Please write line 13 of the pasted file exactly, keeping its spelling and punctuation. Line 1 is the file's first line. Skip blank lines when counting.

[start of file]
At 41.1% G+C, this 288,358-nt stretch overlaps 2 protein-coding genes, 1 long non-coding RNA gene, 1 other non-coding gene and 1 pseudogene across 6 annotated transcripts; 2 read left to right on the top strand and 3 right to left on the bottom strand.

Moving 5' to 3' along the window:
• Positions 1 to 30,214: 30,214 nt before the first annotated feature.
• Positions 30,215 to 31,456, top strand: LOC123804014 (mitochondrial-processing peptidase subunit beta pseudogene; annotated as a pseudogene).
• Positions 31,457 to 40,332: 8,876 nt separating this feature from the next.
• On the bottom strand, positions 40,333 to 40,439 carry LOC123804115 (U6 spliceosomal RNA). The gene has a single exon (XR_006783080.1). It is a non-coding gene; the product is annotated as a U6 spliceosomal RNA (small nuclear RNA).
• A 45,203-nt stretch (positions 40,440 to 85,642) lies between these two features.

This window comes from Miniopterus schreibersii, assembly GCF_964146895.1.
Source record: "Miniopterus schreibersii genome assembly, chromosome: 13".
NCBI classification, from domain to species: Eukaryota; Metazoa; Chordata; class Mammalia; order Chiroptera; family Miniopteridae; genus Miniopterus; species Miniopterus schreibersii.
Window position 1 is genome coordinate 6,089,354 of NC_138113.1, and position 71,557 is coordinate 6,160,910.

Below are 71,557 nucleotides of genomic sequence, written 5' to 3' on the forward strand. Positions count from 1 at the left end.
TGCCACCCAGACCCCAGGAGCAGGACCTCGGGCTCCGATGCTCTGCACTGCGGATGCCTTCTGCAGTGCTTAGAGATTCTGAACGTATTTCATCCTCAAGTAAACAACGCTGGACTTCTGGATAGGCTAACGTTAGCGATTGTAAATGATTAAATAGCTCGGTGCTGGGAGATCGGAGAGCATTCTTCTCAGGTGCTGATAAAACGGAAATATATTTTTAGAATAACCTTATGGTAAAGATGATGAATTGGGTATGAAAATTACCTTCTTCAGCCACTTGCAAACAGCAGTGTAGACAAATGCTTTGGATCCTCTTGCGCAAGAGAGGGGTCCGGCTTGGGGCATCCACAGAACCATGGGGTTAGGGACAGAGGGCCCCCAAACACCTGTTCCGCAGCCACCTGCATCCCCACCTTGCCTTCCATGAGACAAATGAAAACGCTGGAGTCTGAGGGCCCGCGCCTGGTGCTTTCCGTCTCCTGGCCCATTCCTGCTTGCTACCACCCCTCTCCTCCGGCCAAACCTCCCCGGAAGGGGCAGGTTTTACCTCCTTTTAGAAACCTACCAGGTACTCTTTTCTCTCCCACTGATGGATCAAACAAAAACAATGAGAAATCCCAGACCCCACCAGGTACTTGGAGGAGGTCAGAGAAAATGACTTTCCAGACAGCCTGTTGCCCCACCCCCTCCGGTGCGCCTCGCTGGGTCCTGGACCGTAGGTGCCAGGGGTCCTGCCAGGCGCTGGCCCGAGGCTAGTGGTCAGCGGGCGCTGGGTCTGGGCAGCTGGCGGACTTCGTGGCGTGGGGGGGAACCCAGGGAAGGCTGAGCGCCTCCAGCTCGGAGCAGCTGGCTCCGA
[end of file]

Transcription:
TGCCACCCAGACCCCAGGAGCAGGACCTCGGGCTCCGATGCTCTGCACTGCGGATGCCTTCTGCAGTGCTTAGAGATTCTGAACGTATTTCATCCTCAAGTAAACAACGCTGGACTTCTGGATAGGCTAACGTTAGCGATTGTAAATGATTAAATAGCTCGGTGCTGGGAGATCGGAGAGCATTCTTCTCAGGTGCTGATAAAACGGAAATATATTTTTAGAATAACCTTATGGTAAAGATGATGAATTGGGTATGAAAATTACCTTCTTCAGCCACTTGCAAACAGCAGTGTAGACAAATGCTTTGGATCCTCTTGCGCAAGAGAGGGGTCCGGCTTGGGGCATCCACAGAACCATGGGGTTAGGGACAGAGGGCCCCCAAACACCTGTTCCGCAGCCACCTGCATCCCCACCTTGCCTTCCATGAGACAAATGAAAACGCTGGAGTCTGAGGGCCCGCGCCTGGTGCTTTCCGTCTCCTGGCCCATTCCTGCTTGCTACCACCCCTCTCCTCCGGCCAAACCTCCCCGGAAGGGGCAGGTTTTACCTCCTTTTAGAAACCTACCAGGTACTCTTTTCTCTCCCACTGATGGATCAAACAAAAACAATGAGAAATCCCAGACCCCACCAGGTACTTGGAGGAGGTCAGAGAAAATGACTTTCCAGACAGCCTGTTGCCCCACCCCCTCCGGTGCGCCTCGCTGGGTCCTGGACCGTAGGTGCCAGGGGTCCTGCCAGGCGCTGGCCCGAGGCTAGTGGTCAGCGGGCGCTGGGTCTGGGCAGCTGGCGGACTTCGTGGCGTGGGGGGGAACCCAGGGAAGGCTGAGCGCCTCCAGCTCGGAGCAGCTGGCTCCGA